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Reinforcing Students’ Learning

How do you test or reinforce your students’ learning?

 

 

Children’s lessons at our school generally follow a theme over the course of a month based on Floppy’s Phonics which are available here.

 

For example, in July we used three books (The Pet Shop, What is it? Lost Puppy) and the lesson language was as follows:

 

 

Week1

Aim: Introduction to pet nouns and review of basic question forms.

Lesson language: What is it? It’s a rat. It’s a goldfish.

Extension language: Is it a cat? No. It’s a rat.

 

 

 

Week2

Aim: Review of pet nouns and color adjectives.

Lesson language: What is it? It’s a brown spider. It’s a green snake.

Extension language: Is it a blue spider? No. It’s a brown spider.

 

 

 

Week3

Aim: Review of pet nouns and two adjective statements.

Lesson language: What is it? It’s a long, green snake. It’s a dirty, gray rat.

Extension language: Is it a short, blue snake? No. It’s a long, green snake.

 

 

 

 

Week4

Aim: Review of pet nouns and introduction to desire word (want).

Lesson language: What pet does Chip want? He wants a rat.

Extension language: Does Chip want a large, brown dog? No. He wants a small, gray rat.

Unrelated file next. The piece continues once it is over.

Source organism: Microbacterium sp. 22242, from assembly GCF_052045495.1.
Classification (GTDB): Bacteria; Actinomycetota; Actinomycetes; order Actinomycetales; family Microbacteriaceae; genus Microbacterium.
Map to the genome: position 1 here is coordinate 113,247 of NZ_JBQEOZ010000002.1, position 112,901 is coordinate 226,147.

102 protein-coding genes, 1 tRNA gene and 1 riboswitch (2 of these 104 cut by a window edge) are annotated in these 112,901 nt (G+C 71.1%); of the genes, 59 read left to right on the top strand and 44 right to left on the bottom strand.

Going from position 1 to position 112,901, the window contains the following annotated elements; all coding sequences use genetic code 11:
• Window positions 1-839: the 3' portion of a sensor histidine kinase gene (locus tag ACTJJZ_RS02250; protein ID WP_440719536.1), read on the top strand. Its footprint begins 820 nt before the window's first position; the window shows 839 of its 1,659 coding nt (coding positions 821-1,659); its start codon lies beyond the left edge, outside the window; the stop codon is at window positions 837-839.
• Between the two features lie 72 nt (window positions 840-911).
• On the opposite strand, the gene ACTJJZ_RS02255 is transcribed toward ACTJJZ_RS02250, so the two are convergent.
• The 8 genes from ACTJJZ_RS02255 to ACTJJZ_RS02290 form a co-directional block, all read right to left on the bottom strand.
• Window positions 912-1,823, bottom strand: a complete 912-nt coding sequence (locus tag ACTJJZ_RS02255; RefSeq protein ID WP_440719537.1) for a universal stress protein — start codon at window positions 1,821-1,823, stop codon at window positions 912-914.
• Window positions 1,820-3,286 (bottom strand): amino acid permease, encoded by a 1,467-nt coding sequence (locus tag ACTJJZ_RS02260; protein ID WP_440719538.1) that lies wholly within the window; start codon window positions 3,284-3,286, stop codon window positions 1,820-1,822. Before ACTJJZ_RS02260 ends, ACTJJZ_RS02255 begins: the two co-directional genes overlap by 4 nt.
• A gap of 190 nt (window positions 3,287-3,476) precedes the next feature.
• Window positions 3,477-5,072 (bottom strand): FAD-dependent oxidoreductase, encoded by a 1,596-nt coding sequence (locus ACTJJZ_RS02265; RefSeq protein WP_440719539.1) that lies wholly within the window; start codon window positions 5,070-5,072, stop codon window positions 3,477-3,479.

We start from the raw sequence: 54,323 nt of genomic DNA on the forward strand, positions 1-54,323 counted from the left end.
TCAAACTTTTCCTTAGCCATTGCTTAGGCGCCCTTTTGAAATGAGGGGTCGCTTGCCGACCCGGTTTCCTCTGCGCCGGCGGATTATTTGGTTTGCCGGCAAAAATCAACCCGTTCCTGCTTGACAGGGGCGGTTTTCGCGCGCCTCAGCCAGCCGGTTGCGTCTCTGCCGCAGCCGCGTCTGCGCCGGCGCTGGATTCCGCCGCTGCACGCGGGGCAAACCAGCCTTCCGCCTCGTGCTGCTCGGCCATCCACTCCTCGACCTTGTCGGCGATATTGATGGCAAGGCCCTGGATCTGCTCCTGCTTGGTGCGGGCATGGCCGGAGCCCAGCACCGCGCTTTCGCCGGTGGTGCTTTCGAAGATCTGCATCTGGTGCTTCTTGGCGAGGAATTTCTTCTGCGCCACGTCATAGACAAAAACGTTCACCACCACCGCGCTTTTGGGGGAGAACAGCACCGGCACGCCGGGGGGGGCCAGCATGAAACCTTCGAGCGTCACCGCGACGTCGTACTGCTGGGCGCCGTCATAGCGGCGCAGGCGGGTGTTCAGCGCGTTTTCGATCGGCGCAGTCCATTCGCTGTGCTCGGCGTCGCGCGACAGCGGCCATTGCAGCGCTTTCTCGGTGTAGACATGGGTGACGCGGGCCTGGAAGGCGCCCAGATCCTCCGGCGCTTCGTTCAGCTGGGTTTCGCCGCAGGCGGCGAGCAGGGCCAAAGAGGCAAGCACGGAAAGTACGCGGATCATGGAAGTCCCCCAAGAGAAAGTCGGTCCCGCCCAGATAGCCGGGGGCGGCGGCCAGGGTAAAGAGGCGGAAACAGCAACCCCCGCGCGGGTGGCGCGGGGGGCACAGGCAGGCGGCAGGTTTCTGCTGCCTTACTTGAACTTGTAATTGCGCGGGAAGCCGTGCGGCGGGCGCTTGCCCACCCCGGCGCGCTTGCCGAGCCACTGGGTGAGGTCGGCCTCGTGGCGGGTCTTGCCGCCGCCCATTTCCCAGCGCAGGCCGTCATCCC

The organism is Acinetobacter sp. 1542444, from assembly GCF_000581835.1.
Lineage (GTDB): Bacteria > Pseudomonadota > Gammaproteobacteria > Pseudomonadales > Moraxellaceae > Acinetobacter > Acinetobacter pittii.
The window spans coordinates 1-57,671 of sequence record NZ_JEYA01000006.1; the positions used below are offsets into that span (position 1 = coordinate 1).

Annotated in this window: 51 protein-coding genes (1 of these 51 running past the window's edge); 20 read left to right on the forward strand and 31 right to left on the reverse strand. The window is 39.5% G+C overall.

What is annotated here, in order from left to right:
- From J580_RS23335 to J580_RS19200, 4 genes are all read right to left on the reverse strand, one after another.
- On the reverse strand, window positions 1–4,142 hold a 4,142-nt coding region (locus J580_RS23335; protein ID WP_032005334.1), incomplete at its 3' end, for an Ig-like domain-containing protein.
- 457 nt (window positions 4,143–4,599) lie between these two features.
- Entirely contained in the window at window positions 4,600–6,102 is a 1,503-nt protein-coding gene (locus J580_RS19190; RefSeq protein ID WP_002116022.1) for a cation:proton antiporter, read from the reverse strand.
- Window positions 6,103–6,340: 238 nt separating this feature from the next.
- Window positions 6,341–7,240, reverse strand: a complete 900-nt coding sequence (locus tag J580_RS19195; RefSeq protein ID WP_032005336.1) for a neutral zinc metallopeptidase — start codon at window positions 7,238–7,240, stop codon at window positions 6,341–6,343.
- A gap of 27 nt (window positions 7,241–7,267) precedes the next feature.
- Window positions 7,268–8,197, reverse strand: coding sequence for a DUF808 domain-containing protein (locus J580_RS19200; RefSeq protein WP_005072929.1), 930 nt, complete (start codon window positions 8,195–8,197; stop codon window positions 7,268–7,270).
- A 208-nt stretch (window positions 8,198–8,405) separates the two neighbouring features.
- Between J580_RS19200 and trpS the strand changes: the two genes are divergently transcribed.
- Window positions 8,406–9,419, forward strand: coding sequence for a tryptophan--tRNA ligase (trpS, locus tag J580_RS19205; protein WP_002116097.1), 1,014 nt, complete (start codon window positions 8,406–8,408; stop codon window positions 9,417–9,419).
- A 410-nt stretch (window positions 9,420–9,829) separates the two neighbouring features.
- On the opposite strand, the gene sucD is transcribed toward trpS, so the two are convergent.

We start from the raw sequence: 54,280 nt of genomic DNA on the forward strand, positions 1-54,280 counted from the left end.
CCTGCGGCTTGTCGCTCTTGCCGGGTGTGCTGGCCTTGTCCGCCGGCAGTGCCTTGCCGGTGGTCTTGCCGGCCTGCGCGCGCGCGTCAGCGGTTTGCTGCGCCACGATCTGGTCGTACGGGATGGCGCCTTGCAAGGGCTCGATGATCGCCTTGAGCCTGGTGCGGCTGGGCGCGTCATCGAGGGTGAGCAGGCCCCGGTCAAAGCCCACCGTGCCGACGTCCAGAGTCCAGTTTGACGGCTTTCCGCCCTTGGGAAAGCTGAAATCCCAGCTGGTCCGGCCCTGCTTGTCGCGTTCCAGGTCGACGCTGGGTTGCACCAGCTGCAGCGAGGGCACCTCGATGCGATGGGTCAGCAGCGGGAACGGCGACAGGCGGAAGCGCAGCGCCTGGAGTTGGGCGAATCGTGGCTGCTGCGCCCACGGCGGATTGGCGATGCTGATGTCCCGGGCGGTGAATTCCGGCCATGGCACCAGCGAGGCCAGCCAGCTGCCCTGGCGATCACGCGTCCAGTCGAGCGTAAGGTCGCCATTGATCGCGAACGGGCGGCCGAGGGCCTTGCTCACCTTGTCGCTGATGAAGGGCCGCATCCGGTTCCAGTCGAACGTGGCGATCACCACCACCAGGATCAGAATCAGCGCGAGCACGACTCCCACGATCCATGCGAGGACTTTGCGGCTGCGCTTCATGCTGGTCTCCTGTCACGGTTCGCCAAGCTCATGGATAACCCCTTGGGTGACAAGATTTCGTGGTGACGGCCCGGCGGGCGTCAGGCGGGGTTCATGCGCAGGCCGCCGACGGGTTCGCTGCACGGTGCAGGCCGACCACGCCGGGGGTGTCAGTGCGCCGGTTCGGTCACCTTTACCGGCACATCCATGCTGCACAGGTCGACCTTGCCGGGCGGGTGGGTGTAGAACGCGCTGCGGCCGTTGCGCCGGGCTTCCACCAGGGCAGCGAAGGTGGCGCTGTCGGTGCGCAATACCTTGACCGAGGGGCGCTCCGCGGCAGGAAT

We usually reinforce their leaning with homework given at the end of each lesson. Homework for the younger children comprises a cut, paste and write activity. Each child has a notebook bought from a 100 yen shop or from us. We print a sheet of images and corresponding words which the children cut out and paste into their notebook. They then have to copy the words in their own handwriting. Here is an example of what they were given after week 4 in July. The actual size of the words and images would fill a B5 page. Of course we use Comic Sans to avoid the strange looking letter ‘a’. This one is the work of a 5 year old girl.

 

 

 

 

 

 

 

 

 

 

Sometimes for reinforcement, and for fun, we also play a game. PowerPoint is a great tool for presenting games in a way that is entertaining and exciting for kids. As well as games, we present quizzes. Once you have learned how to use links and the animation pane in PowerPoint, it is a simple procedure to make a game or quiz. After you have made one and tested that it works, it may be kept as a template and modified to suit your lesson target language. The simple quiz is demonstrated at the YouTube link below.

 

 

 

Screenshots:

 

 

View here.

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